Hygiene First, Turbo-Powered Cyber Machine-Learning Predictive Analytics Ninjas Second

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When a CISO lands a job in a new organization, one of the first things they look at is whether ‘the basics’ are in place.

‘The basics’ (e.g. the SANS Top 20) are foundational controls that serve two purposes. First they deliver a level of hygiene that, at the very least, should keep commodity threats at bay. Second, they remove a lot of the noise that security operations teams have to deal with when establishing root cause for an incident.

CISOs often find that they don’t have good visibility into the state of hygiene across their estate. Yet when they do start digging, they find there’s a lot of gaps.

Asset inventories are a notorious problem: at worst they’re out of date, and usually at best they’re maintained to meet the needs of IT operations, not security, and lots of information is missing. As a result, security doesn’t have a ‘golden source’ of what devices and applications the organization has.

When it comes to malware protection, CISOs may know what anti-virus solution has been purchased, but often they don’t know how good the coverage of that control is, what its operational performance is (i.e. if it’s scanning or updating in-line with expectations), or the consistency of performance of anti-virus for any given set of assets.

Access management is another thing that’s hard to get a handle on. While it’s not too hard to figure out who has what access in what Active Directory groups, establishing if they need that access, why they have it, when they last used it, and for what, is a mammoth task.

Finally, vulnerability and patch management is always being done, but it’s hard to know if priorities are aligned to mitigate the risks that matter most, or if the avalanche of vulnerabilities across an estate that teams are generally dealing with could be dealt with by means other than patching (e.g. removing software or decommissioning servers).

In addition to these problems of visibility, security is dependent on others to deliver improvement in these areas. Different IT operations teams will be responsible for software roll-outs, testing and applying patches, and administering access. Often, security hygiene is seen by already overworked IT operations teams as another thing to add to an already very long list of things they have to do.

Because no obvious bad stuff is happening as a result of not doing the things security has put in a policy, ‘the basics’ are the things that slip. That is, until something does happen - and it turns out the root cause was risk that should have been managed out as part of business as usual.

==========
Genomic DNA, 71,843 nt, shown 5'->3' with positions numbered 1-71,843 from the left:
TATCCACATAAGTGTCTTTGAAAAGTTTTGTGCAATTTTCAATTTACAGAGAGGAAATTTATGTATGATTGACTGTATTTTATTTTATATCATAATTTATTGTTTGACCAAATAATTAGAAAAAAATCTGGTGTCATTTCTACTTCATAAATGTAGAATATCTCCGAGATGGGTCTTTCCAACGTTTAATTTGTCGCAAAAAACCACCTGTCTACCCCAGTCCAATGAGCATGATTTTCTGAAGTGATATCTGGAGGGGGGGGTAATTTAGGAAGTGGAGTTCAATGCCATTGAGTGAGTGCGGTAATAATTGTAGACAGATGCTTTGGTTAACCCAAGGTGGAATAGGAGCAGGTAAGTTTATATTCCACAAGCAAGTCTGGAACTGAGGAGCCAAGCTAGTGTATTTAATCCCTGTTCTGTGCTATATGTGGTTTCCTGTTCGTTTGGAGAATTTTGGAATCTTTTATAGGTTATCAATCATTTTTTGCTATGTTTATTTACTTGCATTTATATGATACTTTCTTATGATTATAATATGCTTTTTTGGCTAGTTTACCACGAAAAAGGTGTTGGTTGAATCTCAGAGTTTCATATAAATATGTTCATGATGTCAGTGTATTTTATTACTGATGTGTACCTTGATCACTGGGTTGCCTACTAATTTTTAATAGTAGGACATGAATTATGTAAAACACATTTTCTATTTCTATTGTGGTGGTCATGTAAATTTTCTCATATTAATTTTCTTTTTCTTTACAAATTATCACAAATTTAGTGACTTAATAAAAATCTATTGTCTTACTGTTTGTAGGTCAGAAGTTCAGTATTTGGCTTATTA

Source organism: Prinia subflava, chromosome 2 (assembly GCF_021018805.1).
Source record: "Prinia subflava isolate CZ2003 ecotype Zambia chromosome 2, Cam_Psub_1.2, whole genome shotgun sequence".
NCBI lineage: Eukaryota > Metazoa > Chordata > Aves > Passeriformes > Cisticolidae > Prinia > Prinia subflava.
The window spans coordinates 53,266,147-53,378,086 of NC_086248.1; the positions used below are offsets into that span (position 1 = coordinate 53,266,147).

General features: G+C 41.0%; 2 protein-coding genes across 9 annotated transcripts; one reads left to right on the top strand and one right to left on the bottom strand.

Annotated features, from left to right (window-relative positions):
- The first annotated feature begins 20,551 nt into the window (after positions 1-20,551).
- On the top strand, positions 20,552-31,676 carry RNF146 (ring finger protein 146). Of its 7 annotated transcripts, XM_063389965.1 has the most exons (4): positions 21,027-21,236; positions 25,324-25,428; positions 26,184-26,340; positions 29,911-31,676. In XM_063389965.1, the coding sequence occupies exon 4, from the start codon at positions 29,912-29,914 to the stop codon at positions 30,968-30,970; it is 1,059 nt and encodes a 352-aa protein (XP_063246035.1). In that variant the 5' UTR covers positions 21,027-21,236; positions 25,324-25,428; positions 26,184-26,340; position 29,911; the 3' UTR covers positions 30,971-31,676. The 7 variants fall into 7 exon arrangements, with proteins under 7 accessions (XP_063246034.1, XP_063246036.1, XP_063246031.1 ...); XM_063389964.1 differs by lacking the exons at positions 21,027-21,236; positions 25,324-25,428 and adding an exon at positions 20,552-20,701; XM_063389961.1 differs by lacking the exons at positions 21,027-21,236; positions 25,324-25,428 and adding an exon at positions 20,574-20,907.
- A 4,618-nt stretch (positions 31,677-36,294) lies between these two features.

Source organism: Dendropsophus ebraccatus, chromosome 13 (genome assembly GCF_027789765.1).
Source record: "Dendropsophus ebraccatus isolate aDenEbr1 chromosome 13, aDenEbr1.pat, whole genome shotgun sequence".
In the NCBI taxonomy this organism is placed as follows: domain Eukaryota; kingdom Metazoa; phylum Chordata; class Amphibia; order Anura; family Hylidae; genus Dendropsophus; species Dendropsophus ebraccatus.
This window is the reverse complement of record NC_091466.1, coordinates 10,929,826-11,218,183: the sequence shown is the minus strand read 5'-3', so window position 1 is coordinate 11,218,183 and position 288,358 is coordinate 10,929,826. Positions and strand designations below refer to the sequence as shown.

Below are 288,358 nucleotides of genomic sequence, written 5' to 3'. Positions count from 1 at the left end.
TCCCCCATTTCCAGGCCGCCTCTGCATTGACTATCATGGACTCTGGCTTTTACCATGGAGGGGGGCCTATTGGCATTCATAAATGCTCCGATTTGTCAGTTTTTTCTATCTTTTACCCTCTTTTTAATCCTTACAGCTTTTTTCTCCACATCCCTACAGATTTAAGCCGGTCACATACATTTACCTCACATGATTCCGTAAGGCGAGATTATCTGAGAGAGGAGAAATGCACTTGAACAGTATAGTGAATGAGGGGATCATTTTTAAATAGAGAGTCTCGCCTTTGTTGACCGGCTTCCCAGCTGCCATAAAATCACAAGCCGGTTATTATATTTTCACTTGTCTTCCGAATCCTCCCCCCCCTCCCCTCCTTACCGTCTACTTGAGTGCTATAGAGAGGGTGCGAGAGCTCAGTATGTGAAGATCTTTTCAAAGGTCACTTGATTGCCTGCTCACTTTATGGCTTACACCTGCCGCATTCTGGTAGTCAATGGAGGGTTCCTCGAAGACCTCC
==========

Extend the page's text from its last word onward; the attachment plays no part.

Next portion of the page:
This leaves another problem for the CISO. They may know there are big problems across the CIO’s estate, but they can't explain how much of a problem it is, why the CxO they report to should worry, or what the best course of action is. For example, if IT don't have good asset management, it’s hard for security to measure risk to critical assets due to vulnerability and control gaps, because there’s no easily available data to base an analysis on.

Without being able to show how IT risk translates to business assets that drive revenue, security is left speaking about risk at a technical level that executives can’t easily make sense of in terms of how it relates to material impact.

Data analytics can – and should – be applied to solve these problems. The data sets to give security the continuous visibility they need into key indicators of cyber hygiene are readily available.

By using telemetry from the operating environment and correlating security data sets together, CISOs and their teams can begin to measure risk to technical assets – and correlate asset information against IT’s asset inventory. Then, by building up a clear picture of either the factors that are contributing to business risk, or the knowledge gaps that need to be closed to gain that picture, security can work with its stakeholders to make improvements where it matters most.

By improving hygiene first, security teams also set the foundation to apply advanced analytics more effectively. When indicators are found of threats are operating above the control baseline, this can be correlated against assets and control coverage to either close control gaps or understand what investment will have the greatest win in terms of impacting a threat's ability to move through the kill chain. This helps escape the cycle of endlessly chasing more and more incidents that are a result of poor hygiene.

In short, it’s why so many teams are now focusing on hygiene first, turbo-power machine-learning predictive analytics ninjas second.

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